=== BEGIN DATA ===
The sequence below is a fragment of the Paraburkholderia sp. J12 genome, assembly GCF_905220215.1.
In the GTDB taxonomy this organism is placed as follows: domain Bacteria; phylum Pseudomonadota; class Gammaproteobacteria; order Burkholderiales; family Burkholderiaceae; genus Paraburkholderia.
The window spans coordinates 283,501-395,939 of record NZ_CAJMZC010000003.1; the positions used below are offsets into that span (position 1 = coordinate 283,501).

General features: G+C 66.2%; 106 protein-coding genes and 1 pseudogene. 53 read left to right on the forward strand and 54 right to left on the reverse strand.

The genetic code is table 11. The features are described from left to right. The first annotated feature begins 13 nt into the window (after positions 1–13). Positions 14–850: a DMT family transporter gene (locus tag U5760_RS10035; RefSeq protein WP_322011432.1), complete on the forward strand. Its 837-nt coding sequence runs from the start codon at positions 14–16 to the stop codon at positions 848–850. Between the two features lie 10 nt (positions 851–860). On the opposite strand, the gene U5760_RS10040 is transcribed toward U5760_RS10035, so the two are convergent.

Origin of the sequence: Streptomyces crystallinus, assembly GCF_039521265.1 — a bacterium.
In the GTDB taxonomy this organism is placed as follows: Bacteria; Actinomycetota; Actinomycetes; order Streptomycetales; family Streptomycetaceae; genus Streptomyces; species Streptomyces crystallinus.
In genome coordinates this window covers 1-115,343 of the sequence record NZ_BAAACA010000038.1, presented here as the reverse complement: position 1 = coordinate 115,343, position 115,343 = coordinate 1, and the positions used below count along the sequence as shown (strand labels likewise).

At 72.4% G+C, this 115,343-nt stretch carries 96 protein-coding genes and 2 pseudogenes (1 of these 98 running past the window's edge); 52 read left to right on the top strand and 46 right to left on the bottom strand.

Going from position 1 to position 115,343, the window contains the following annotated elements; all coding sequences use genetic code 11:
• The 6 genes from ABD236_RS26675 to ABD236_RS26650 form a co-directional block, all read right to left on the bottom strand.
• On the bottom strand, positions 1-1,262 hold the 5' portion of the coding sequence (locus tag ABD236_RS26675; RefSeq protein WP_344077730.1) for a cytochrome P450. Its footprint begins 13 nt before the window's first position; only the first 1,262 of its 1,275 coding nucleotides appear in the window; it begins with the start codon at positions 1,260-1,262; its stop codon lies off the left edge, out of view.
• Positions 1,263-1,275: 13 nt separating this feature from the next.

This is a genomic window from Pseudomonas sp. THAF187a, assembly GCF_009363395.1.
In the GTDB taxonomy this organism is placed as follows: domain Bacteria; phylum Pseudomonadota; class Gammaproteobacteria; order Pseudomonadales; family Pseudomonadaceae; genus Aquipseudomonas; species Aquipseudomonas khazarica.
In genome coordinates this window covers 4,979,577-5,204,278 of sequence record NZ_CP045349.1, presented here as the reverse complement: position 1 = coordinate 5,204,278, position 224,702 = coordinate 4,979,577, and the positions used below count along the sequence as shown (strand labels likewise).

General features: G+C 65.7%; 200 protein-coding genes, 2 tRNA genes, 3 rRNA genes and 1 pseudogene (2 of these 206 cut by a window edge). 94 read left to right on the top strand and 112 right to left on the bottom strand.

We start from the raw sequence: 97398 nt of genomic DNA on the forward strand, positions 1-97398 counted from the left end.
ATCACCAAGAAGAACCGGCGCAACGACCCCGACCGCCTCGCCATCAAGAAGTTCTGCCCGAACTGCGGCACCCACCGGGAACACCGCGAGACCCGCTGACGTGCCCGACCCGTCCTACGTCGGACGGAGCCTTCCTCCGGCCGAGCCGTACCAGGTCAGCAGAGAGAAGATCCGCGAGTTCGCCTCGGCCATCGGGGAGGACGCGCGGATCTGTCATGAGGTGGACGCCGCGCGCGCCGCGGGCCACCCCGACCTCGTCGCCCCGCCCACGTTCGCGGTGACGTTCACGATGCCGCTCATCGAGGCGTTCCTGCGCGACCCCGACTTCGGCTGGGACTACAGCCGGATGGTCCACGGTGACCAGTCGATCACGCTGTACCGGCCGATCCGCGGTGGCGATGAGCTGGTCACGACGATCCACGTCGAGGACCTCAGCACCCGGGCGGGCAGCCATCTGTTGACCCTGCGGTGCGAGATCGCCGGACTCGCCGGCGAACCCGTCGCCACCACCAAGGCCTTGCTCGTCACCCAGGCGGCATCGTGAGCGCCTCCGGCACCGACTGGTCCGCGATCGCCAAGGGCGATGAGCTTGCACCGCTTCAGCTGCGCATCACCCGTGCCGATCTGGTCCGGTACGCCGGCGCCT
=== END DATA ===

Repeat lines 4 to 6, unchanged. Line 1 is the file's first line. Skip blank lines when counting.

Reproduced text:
General features: G+C 66.2%; 106 protein-coding genes and 1 pseudogene. 53 read left to right on the forward strand and 54 right to left on the reverse strand.

The genetic code is table 11. The features are described from left to right. The first annotated feature begins 13 nt into the window (after positions 1–13). Positions 14–850: a DMT family transporter gene (locus tag U5760_RS10035; RefSeq protein WP_322011432.1), complete on the forward strand. Its 837-nt coding sequence runs from the start codon at positions 14–16 to the stop codon at positions 848–850. Between the two features lie 10 nt (positions 851–860). On the opposite strand, the gene U5760_RS10040 is transcribed toward U5760_RS10035, so the two are convergent.

Origin of the sequence: Streptomyces crystallinus, assembly GCF_039521265.1 — a bacterium.